Summary of plots for step 2
The performance of the extended tracer system can be summarized by showing the step 2 plots for the various sites considered to date. We present them in the order they are referred to in the text: the eight sites with clear solutions followed by the two sites with greater or lesser difficulties.
Narragansett, Rhode Island
We begin with Narragansett, RI, our home base and a site with several hundred samples analyzed. Step 2 yields a "background" of high F-ratios in eastern North America, parts of Europe and Russia, and Japan/Korea. The eastern North American region, where Narragansett is located, is the clear starting place because its F-values are consistently high and because it contains the two highest place-signatures, West Point and Prince George County. Thus step 2 for Narragansett points to the right answer.
Step 2 for Elms was quite similar to step 2 for Narragansett, also in the northeastern United States. Both cases pointed most strongly to nearby sources in the Northeast, and secondarily to more-distant sources in Europe. The Northeast proved to be the correct answer for both sites.
Step 2 for Wye is similar to that for Elms, pointing strongly to nearby sources in the Northeast and secondarily to more-distant sources in Europe. The Northeast again proved to be the ultimate answer.
We move to Lerwick, a site in the United Kingdom. As opposed to Narragansett, Lerwick's step 2 pattern has a clear and strong center—Europe, its neighborhood, with the highest value being for the Shetland Islands, just north of Scotland. Thus the F-ratios for Lerwick show local sources, a prediction borne out by the full apportionments.
Step 2 for northern Norway pointed to a mix of sources in Europe and the Arctic, with lesser indications for Japan/Korea. The apportionments eventual gave the nod to Europe (Petten), with lesser contributions from the Arctic (Norilsk).
We present two figures for Barrow winter because we had to apportion it separately with 19 and 22 elements. The figure below is for the starting point of 22 elements. It shows the highest F-ratios for five other Arctic sites, much lower values for Japan/Korea, lower values for North America and Europe, and nothing for East Asia. The apportionments bore out the Arctic sites, but with a poor fit.
The second step 2, shown below, used 19 elements (without the marine Na, Mg, Ca). Its results seemed more definitive, in that the Arctic sites stood out better from the others, and North America fell relative to Europe and Russia. The apportionments showed three of the Arctic sites working together (Northern Norway, Ny-Ĺlesund, Laptev Sea). The fit was also much better than for 22 elements.
Step 2 also works well for average Hong Kong aerosol, as shown below. The highest F-ratios are found for East Asia, Japan, Korea, and coastal islands of the West Pacific such as Kenting (on Taiwan), Okinawa, and Cheju (south of South Korea). North America, Europe and Russia, and the Central Pacific are not in contention.
The Japanese city Amagasaki is next. It is no surprise that the locations with the highest F-ratios are other Japanese cities. This prediction is also borne out by the full apportionments.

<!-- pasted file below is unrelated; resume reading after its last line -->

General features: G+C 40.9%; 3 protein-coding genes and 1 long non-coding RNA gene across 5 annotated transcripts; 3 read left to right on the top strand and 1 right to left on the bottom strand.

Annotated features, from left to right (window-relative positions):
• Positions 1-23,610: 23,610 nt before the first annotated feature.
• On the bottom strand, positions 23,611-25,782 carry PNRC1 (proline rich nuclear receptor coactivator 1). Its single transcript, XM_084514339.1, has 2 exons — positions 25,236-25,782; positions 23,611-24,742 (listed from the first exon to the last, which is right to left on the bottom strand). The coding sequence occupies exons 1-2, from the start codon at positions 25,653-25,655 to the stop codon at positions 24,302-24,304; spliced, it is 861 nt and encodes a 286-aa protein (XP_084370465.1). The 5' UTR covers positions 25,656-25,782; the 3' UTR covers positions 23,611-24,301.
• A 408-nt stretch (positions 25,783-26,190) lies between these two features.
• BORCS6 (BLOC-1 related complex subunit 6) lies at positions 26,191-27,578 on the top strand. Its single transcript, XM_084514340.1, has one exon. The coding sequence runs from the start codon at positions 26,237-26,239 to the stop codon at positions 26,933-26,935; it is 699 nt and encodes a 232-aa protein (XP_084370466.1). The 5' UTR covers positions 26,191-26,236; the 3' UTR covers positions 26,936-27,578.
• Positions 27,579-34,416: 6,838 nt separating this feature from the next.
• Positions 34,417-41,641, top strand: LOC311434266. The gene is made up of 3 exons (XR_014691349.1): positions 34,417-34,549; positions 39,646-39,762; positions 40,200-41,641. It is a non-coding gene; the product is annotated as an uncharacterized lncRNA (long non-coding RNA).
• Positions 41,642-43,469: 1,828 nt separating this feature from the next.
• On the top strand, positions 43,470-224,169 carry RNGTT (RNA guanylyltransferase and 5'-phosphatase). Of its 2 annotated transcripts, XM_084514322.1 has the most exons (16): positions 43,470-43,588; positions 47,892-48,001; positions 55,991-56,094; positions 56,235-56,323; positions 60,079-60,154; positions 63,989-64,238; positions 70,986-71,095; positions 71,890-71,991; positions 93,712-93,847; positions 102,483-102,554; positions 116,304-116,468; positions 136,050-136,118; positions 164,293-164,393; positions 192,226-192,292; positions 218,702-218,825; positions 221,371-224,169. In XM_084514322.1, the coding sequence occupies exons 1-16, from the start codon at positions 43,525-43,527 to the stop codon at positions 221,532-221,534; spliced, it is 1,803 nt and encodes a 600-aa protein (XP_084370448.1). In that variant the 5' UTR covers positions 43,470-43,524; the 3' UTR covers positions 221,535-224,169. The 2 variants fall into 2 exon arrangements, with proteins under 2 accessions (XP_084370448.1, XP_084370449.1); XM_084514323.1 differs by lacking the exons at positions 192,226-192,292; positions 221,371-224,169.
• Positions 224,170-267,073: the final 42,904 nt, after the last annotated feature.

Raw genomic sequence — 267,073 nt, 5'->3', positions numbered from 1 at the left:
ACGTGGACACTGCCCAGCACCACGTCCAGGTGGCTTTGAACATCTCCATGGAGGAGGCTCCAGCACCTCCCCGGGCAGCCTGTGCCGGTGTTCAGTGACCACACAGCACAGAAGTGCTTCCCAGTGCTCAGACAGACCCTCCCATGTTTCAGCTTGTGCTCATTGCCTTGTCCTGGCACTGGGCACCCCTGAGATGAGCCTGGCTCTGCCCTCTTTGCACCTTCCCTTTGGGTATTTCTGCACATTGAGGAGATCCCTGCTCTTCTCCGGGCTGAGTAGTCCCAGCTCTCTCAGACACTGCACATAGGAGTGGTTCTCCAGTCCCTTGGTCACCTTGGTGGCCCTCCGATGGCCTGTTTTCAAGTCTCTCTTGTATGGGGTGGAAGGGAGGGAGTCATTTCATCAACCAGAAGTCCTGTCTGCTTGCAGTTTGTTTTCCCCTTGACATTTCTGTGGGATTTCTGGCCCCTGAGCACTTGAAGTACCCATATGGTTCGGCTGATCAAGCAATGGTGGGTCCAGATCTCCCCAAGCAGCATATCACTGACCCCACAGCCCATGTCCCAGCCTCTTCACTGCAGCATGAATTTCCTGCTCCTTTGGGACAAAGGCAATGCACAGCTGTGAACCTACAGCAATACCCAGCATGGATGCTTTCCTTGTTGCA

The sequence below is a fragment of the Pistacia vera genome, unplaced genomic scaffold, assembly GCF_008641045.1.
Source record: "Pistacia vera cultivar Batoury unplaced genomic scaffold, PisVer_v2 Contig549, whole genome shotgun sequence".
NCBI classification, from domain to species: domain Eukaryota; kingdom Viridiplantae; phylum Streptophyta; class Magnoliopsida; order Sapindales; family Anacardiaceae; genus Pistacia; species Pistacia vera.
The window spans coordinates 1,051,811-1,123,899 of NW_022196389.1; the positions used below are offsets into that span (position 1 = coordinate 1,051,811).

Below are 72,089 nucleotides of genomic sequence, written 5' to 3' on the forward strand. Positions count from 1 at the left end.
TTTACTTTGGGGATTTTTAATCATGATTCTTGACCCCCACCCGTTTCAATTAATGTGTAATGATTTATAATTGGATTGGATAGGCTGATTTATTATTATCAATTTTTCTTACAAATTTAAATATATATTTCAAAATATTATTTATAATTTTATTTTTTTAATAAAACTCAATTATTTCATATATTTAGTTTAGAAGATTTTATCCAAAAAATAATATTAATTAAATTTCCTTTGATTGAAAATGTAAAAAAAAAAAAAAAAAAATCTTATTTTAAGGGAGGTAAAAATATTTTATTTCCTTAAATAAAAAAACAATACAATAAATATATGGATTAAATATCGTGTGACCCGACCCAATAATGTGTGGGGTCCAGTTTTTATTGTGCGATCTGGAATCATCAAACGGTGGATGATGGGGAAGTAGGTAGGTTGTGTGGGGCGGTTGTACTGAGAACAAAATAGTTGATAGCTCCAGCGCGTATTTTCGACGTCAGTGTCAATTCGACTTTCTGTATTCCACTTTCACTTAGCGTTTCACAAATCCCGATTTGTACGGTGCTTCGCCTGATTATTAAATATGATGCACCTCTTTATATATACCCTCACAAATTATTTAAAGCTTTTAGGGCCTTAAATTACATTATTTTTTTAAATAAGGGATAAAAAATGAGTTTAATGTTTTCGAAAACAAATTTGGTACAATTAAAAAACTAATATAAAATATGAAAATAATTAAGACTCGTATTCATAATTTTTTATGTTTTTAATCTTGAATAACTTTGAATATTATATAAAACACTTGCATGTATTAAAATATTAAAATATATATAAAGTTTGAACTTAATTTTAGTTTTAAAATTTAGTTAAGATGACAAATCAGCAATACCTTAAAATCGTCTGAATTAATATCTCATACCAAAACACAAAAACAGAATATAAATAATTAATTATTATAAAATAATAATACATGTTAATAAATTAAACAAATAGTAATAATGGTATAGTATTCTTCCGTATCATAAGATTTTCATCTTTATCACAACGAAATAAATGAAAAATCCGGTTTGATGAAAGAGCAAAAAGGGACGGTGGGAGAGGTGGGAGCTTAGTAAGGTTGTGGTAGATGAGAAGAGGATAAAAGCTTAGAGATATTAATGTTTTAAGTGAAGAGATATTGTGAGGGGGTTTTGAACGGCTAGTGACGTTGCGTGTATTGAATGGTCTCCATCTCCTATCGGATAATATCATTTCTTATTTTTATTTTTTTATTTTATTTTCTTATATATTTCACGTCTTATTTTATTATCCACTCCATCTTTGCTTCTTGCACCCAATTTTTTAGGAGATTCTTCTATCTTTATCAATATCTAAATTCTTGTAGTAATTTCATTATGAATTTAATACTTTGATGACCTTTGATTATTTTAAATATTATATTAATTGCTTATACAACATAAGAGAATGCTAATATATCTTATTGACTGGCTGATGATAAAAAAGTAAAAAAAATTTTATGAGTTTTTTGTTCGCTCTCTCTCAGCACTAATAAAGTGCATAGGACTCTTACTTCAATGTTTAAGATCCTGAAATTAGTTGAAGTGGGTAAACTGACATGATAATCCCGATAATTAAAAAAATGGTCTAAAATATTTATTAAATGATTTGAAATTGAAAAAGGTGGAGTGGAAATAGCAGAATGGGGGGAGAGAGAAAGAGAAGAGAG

Midway spring contains a huge component of Chinese desert dust (far right). The remaining F-ratios seem to show a broad but irregular peak in East Asia, which is eventually resolved into the Yellow Sea and Beijing suburbs. This step 2 points correctly to Far Eastern dust and pollution.
Apportionments with difficulties
Step 2 was deceiving for Jungfraujoch. On the one hand, it predicted correctly that Japan and Korea would dominate the final apportionment. On the other hand, it failed to show the existence of a second, hidden solution that involved sources in the UK. The fit was also much better. It is worth noting that the UK signatures rank second to Japan/Korea here.
If Jungfraujoch was a half problem, Lin'an (SW of Shanghai) is a full problem. Its step 2 does not point toward any particular source region except possibly part of East Asia or Japan. Of these, East Asia is probably the correct one. Why this step 2 looks as it does is not yet clear to us.
Summary of the results for step 2
Narragansett, RI—points to Eastern North America, the final answer.
Elms—points strongly to nearby sources in the northeastern U.S., the final answer.
Wye—points strongly to nearby sources in the northeastern U.S., the final answer.
Lerwick, UK—points strongly to other UK sources, the logical answer.
Northern Norway—points to Europe and the Arctic, the eventual answer.
Barrow winter—points strongly to sites on the other side of the Arctic, which is correct.
Hong Kong—points strongly to East Asia, Japan/Korea, and nearly coastal Pacific islands—all obvious Far East sources.
Okinawa spring—two East Asian sources.
Okinawa fall—also two East Asian sources.
Amagasaki, Japan—points strongly to other Japanese sources, the most logical answer.
Midway spring (central North Pacific)—Desert dust and pollution from China.
Jungfraujoch—points first to Japan, which is too far away,
and then to European sources, which are much more logical.
Lin'an—point to no particular source region except possibly East Asia, the likely actual source.
Score—11.5 of 13 (88%).
We will continue to add cases.
Back to Tracer System